A red STOP light is on, indicating the studio in front is recording
Students are seated by computers, working on the production of the show
A person stands behind a camera with headphones on, recording the show
The crew is standing in various positions, facing the studio's stage
The studio stage--a green room with a coffee table and seats--is foregrounded by camera people.
A close up of the comfortable green lounge

MatTV: Getting the first show in the can

Nervous tension fills the Arizona Western College television studio. The crew assemble their gear as they get ready to debut their first show on February 26, at 9:30 a.m. sharp. Each crew member is working to get their headsets on and scrambling to get into position.

“Can you hear me?” says Zach Figueroa, over the headset as they all gave a thumbs up. 

The show is directed by Figueroa and taught by Professor Sherry Needham, with hosts Amanda Carreno and Meghan McCullin.

“First shows are always shaky, but hopefully with enough rehearsing and practice it will all go smoothly,” said Figueroa. “I am very excited because I get to work with a whole new crew, but I do believe it will be a bit tricky at first.”

Today, the television production crew is working on a prerecorded segment on a local artist. They are hurrying to set up each camera before the talent arrives on set, making sure everything is in place and ready to record.

Upon his arrival, a microphone is quickly put on the talent, Marshall Davis, who sings two of his original songs on the set with prerecorded tracks playing and then prepares for a live interview. Davis, 21, is a rapper from Somerton, Ariz., who writes all his music and performs anywhere he can around Yuma. 

“This is a team effort mostly and if someone does not do their part then it really affects the show and all of us,” Figueroa says.

Working in the studio allows students to work in a professional manner and get a hands-on learning experience, just as they would in any job in television. They are able to produce skits, interviews or any segment of their choice. Students must collaborate closely in order to get the content they need each week.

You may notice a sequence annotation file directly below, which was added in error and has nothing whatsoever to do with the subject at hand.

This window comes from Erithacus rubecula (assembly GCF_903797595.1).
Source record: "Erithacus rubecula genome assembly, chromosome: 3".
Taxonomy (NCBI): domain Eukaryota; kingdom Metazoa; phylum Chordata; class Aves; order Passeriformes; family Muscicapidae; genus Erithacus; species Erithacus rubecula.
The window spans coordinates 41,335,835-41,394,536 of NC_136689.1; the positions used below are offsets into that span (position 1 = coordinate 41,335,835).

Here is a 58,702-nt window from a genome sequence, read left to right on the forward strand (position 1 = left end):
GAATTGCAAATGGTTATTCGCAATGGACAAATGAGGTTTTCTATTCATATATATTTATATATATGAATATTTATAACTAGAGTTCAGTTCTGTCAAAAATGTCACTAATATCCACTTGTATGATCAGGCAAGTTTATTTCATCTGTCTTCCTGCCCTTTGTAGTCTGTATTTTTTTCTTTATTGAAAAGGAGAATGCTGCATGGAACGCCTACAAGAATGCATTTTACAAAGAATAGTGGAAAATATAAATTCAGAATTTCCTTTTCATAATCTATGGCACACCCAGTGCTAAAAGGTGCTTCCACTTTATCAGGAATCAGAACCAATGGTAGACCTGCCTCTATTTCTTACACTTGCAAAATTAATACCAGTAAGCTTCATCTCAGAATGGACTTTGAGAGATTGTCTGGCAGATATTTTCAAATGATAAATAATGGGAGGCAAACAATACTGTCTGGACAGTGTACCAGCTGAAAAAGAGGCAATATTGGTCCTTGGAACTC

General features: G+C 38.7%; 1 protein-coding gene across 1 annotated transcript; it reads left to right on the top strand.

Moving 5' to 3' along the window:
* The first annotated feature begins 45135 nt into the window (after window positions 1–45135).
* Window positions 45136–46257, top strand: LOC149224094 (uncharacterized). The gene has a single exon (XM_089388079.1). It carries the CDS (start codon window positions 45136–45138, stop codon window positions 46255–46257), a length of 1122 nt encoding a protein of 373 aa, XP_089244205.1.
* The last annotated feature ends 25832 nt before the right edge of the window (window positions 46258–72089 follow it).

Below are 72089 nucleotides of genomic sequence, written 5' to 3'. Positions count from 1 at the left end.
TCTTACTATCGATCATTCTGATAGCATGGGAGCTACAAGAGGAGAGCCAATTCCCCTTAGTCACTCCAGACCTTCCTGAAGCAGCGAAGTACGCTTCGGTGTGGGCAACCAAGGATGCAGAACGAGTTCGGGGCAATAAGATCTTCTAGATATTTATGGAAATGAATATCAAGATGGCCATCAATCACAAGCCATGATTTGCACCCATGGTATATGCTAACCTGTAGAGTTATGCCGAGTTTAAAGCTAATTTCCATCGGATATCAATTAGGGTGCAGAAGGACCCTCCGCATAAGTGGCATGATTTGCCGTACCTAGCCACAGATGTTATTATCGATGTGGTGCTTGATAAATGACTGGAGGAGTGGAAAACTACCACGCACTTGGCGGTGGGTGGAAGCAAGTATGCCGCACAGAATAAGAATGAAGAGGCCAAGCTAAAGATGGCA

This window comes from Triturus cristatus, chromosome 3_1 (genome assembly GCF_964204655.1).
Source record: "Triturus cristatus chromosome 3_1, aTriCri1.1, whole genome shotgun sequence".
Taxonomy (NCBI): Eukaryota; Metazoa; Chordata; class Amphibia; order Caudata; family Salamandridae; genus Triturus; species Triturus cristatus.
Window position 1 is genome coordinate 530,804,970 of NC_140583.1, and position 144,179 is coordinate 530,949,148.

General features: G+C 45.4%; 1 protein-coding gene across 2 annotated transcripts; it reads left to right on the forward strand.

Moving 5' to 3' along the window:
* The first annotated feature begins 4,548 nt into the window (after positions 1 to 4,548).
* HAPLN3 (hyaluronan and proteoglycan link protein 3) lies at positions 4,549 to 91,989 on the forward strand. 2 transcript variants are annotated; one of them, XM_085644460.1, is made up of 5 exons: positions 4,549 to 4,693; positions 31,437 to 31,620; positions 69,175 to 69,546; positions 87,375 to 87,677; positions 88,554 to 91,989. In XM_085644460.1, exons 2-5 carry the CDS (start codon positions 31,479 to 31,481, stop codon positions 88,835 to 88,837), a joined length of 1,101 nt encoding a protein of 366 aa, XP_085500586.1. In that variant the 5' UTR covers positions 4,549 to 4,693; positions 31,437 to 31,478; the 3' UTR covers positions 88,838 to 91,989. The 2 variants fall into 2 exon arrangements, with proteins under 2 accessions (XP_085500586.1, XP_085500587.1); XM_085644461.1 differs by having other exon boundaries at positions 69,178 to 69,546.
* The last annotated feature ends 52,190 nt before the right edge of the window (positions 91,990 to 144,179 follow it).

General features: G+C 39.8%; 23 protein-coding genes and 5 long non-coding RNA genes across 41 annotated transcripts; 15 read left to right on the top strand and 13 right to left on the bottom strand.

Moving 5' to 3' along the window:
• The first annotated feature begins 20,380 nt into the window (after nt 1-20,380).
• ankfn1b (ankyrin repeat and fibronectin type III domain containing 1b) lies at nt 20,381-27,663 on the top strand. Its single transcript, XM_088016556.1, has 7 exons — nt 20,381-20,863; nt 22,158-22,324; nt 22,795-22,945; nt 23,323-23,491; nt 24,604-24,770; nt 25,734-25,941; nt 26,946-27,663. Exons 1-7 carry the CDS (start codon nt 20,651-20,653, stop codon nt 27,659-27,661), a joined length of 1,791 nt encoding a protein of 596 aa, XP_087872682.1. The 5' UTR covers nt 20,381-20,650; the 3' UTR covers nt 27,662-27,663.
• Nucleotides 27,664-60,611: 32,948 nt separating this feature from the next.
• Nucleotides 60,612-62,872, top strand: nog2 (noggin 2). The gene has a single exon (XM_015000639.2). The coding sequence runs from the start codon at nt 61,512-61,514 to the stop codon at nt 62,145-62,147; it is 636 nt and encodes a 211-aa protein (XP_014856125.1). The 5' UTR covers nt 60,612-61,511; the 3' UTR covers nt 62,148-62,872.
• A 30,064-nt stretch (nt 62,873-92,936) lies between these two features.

“We started the television services in November of 1999, and there was really no staff, so we could not go on air at the time,” said Needham. “The city provided funding because we needed an educational channel, and around 2001 we went live.”

In the past, the show has been called AWC Spotlight and Dirty Thirty. This year the students have decided to keep it traditional and leave the name of recent years – MatTV, short for Matador Television. 

As they wrap up the shoot, Needham quickly informs the crew to start brainstorming more ideas for future segments, reminding them that finding content is always very important and sometimes hard to find. 

“I think the show will go on, and I am not nervous about it at all, but my students definitely are,” said Needham. “This is a learning experience, and I would rather my students feel comfortable and make mistakes here instead of out in the real world.” 

Needham leaves the studio, letting her students finish up the post-production work on their own. The crew cleans up the set and, with no time to waste, begin planning for their next segment. After all, the show must go on. 



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